Two Americas: The Absurd Conclusion Of Boycotting Indiana

Greg Jones Freelance Writer
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John Edwards infamously referred to “two Americas” in his much-parodied address to the Democratic National Convention in 2004.

While the speech was largely lauded as a disaster, recent events reveal that it was perhaps more prophetic than pertinent. Specifically, Indiana’s recent passage of its Religious Freedom Restoration Act has provoked boycotts from more progressive parts of the country, highlighting the rapidly expanding cultural divide engulfing these United States.

While no law is exempt from criticism, the boycotts represent a particularly dangerous, and absurd, attempt at activism.

Connecticut became the first state to boycott Indiana over what it deemed “discrimination.” Soon after, both the city of Seattle and the state of Washington followed suit, anxious to be recognized in the avalanche of rebuke resulting from a law embraced by 19 other states.

But the avalanche didn’t stop there. Companies threatened to stop expanding and, in typical fashion, the media repeatedly threw gas on the manufactured fire. Even rock band Wilco joined in the act, refusing to play the Hoosier State in solidarity with its homosexual population.

For some reason, Indiana’s attempt to respect the First Amendment struck a serious nerve. While Connecticut and Seattle are perfectly within their rights to ban government-financed travel to the state of Indiana, the road to hell is paved with good intentions. For the sake of fun, let’s take these boycotts to their logical, and devastating, conclusion.

Let’s suppose, for instance, that Utah chose to boycott Colorado over its legalization of marijuana, and Mississippi boycotted Vermont over its extremely liberal abortion laws.

Next California boycotts Tennessee over its loose gun laws, and Tennessee California due to its liberal immigration policy.

Before long, peevish principles have destroyed what was once the greatest political experiment in the history of the modern world, dissolving the United States into a thorny patchwork of fiefdoms separated not by mountains or oceans, but social issues. Commerce grinds to a halt, national defense is likely compromised, and before long John Edwards’ two Americas are a reality. Not in the way that he meant it, of course, but two Americas nonetheless. Or three. Or four. Or five. Or fifty.

No matter the number, the federalism so central to American achievement is toppled one by one, like dominoes tapped by the heavy finger of knee-jerk activism. After all, the beauty of states’ rights lies in the fact that united they are stronger than the sum of their parts. In order to remain united, however, they must often agree to disagree.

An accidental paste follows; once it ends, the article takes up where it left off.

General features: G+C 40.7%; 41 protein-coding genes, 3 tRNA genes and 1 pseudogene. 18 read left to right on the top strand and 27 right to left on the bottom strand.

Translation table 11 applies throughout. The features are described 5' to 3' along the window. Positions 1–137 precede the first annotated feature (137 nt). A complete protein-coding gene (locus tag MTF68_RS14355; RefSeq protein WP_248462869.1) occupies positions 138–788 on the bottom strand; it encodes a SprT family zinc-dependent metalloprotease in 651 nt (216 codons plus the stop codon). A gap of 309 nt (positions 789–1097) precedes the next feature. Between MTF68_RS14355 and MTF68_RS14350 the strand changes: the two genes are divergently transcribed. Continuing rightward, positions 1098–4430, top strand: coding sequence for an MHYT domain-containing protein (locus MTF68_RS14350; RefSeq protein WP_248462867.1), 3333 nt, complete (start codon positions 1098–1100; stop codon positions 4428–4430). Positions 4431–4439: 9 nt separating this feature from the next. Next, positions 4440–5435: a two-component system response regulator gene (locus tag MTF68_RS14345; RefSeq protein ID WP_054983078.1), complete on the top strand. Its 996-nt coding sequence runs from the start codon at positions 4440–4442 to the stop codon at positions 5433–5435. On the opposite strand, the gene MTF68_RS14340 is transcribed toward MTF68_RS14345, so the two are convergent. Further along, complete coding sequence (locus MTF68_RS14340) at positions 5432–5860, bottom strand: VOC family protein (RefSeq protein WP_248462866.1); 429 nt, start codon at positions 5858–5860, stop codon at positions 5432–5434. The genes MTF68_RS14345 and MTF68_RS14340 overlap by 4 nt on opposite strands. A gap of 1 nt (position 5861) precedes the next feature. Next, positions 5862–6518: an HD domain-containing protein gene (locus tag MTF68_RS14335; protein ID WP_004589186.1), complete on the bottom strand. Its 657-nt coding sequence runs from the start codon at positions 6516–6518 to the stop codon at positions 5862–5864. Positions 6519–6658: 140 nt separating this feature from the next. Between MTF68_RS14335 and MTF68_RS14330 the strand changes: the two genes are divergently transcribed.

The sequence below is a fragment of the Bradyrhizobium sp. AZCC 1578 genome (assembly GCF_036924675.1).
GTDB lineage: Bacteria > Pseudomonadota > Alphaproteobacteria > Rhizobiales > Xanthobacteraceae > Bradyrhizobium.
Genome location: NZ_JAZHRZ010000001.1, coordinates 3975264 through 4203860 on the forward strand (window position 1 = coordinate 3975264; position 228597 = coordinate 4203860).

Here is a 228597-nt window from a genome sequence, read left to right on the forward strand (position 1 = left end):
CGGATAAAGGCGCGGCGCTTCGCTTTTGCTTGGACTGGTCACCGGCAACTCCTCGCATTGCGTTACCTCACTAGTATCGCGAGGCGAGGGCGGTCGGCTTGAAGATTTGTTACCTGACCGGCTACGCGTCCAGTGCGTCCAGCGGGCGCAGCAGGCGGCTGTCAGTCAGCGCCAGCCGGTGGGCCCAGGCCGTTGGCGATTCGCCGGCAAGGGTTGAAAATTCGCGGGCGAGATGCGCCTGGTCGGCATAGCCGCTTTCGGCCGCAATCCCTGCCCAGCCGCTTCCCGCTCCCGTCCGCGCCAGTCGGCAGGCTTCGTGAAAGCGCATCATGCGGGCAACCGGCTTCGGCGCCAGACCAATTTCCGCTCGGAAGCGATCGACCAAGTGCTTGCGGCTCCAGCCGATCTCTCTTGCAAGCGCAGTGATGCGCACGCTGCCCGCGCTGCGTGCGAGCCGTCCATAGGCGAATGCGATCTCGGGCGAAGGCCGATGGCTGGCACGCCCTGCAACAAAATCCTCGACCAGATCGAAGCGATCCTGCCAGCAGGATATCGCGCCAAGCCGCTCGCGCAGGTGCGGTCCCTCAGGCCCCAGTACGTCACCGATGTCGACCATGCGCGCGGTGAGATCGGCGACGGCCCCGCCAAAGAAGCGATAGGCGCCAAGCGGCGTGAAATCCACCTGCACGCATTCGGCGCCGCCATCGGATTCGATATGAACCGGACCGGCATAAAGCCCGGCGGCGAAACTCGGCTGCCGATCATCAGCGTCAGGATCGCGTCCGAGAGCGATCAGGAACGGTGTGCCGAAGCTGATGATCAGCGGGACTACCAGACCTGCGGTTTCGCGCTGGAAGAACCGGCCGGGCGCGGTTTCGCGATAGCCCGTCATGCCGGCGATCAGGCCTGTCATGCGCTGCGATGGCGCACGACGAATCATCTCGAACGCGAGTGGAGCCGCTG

Hence the history of states largely deciding the extent to which they enforce federal rulings on social issues. From gay marriage to the legalization of marijuana to restrictions on abortion, there is great elasticity when it comes to matters of morality among the 50 individual states.

Yet for some reason, Indiana’s right to protect religious freedom has ruffled a disproportionate amount of feathers. “United States” is quickly becoming a misnomer. Federalism is no longer a value so much as an obstacle to an agenda.

The Founding Fathers would no doubt be dumbfounded — after all, the text of the First Amendment is pretty damn clear. Yet somehow two governors and a mayor can’t wrap their heads around it. It’s a good thing the statesmen of yesteryear were far nobler than present-day political grandstanders.

Consider, if you will, the ramifications of the delegates of the Constitutional Convention acting as catty and juvenile as the politicians, musicians, and executives currently plaguing Indiana Rights (while Rhode Island did in fact boycott the convention, it was over concerns of federal power, a valid excuse in the wake of its recent freedom from the grips of a tyrannical king). What would have happened had Connecticut’s Roger Sherman refused cooperation with Virginia’s George Mason over the popular vote, or if the entire affair had dissolved over the singular issue of the Bill of Rights?  There would have been no Great Compromise, and America may well have gone the way of other, less fortunate post-colonial experiments.

Actually, there’s no reason it can’t still happen. If America is to truly live up to her reputation as a “melting pot,” the coastal states will have to learn to tolerate their cultural differences with the Heartland, and vice versa. If our strength lies in our diversity, as the left is so fond of proclaiming, then state versus state boycotts over singular issues will almost certainly make us weaker.

So hit the stage Wilco, whether it’s your America or not, and if you want to extend an olive branch, play “Free Bird.”